It’s important to note that these Yaks weren’t just isolated racist voices shouting into the void. Instead, they were upvoted by dozens of people, meaning that other users wanted to drive these Yaks to the front page of the app. Yik Yak was doubling as a direct pipeline to the racist id of the Colgate student body. And Colgate is far from the only school that’s grappling with this app. Anonymous abusive posting on Yik Yak has become such a problem that some high schools have worked with the company to create what are called “geofences,” where the app just won’t function within a certain radius of the school, but Yik Yak doesn’t honor those requests from colleges. To try and slow Yik Yak down, some colleges have tried banning it, but can only limit its use from the college’s network – all a student has to do is switch to their wireless provider’s network, and they’ll still have access. And so Colgate is stuck with something in real life that we all hate on the internet: a trolly, anonymous comment section. Here’s Charity Whyte, a student at Colgate and a member of the ACC.

CHARITY WHYTE: So it’s really, really annoying and frustrating to see my peers hiding behind anonymity.

ALEX: How does it affect your offline life? Does it make you less trusting of people here because you’re like, oh maybe this is one of those horrible racist people that I see on Yik Yak?

CHARITY: Yeah. Honestly, sometimes, I walk around campus sometimes and I think who posted that terrible thing on Yik Yak? Are they in my classes? Are they my friends? Do I hang out with them at parties? Is that the person who said “black girls are hot, just not at colgate?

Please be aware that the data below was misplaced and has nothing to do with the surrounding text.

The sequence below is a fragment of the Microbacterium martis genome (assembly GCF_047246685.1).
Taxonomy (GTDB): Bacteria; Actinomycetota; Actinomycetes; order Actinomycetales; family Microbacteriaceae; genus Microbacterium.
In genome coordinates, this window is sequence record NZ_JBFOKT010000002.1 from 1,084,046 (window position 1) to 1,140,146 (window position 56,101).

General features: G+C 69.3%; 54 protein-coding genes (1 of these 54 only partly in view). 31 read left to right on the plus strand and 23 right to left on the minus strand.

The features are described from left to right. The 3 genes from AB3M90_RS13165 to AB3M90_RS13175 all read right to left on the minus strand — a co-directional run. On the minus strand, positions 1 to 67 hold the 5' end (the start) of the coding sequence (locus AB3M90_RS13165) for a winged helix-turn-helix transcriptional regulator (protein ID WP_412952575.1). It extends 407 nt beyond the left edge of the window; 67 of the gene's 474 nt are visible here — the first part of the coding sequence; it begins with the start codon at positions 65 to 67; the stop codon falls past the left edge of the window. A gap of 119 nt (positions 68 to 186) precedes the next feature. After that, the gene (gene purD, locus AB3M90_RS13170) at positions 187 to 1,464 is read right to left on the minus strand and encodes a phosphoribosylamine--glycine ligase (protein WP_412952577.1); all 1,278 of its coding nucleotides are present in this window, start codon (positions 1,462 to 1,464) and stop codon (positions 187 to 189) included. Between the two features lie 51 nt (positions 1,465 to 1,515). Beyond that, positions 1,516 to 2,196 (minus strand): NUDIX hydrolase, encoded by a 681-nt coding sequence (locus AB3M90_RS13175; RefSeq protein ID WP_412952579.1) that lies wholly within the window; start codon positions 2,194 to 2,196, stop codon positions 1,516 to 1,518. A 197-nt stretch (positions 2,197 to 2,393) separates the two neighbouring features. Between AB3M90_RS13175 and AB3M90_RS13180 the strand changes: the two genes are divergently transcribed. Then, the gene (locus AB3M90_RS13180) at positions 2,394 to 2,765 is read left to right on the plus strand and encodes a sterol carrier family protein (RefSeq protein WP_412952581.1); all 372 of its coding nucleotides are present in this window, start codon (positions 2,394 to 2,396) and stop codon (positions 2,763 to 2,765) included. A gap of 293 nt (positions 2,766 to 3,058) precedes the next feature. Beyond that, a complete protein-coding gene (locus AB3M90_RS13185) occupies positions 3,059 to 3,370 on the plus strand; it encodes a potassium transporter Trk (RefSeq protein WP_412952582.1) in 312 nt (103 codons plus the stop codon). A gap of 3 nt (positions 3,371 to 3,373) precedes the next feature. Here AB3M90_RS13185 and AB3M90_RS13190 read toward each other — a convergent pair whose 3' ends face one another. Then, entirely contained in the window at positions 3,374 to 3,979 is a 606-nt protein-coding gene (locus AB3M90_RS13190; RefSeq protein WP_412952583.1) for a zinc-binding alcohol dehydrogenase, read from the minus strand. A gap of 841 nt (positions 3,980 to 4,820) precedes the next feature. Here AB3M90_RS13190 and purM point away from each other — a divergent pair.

ALEX: After the sit in at the campus admissions office, the Association of Critical Collegians continued to organize political actions on campus. And the ugly, racist chatter on Yik Yak continued apace. And on Thursday, December 2nd, after the Thanksgiving break, everything exploded. It was back during the protests in Ferguson when the ACC coordinated a “die-in.”

MELISSA: We laid our bodies down in the dining hall. And then that’s when the flag thing happened.

ALEX: The flag thing. For the die-in, the ACC went and got an American flag at Target, hung it upside down, and wrote “black lives matter” on it, along with the names of people like Eric Garner and Michael Brown. And suddenly that constant hum of anti-minority sentiment on Yik Yak, took aim at one person. Melissa Melendez.

MELISSA: I went on Yik Yak, and I saw that they were talking about ACC, but they were also talking about “the bitch with the flag,” and that would be, that would be me.

ALEX: On Yik Yak, Melissa came to be known as “Flag Girl.” She was the subject of Yaks like, “If someone punched flag girl in the face, I don’t think anyone would mind.” Or:

MELISSA: “Bash that bitch’s head in.” So I try to brush everything off, which is a problem sometimes. But at the moment, at the time, I couldn’t brush it off. Like I was really upset. I was like crying, I was like, “You see! Look at the world!” To see seventy or eighty people like something that says I deserve to die. It was disheartening.

ALEX: Disheartening, and, for Melissa, terrifying. These were minority students on a mostly white campus protesting the targeting and murder of minorities, and suddenly they themselves were being targeted. Anonymously. After the threats, the core members of the ACC began traveling in groups. They felt unsafe, unable to focus at school, exhausted. Several of the ACC members already lived together, but many more began crashing at the house – partly out of solidarity, and party out of safety in numbers. But Melissa continued to feel threatened. And it came to a head the next day. Melissa and her friends had seen some talk on Yik Yak that some students were going to show up in the dining hall with right side up american flags to protest the ACC’s protest. Melissa and her friends said we’ll show up too, and protest your protest of our protest. College. Anyway, when they arrived, they didn’t find any protestors, they just found two members of campus safety. And those campus safety officers were videotaping them.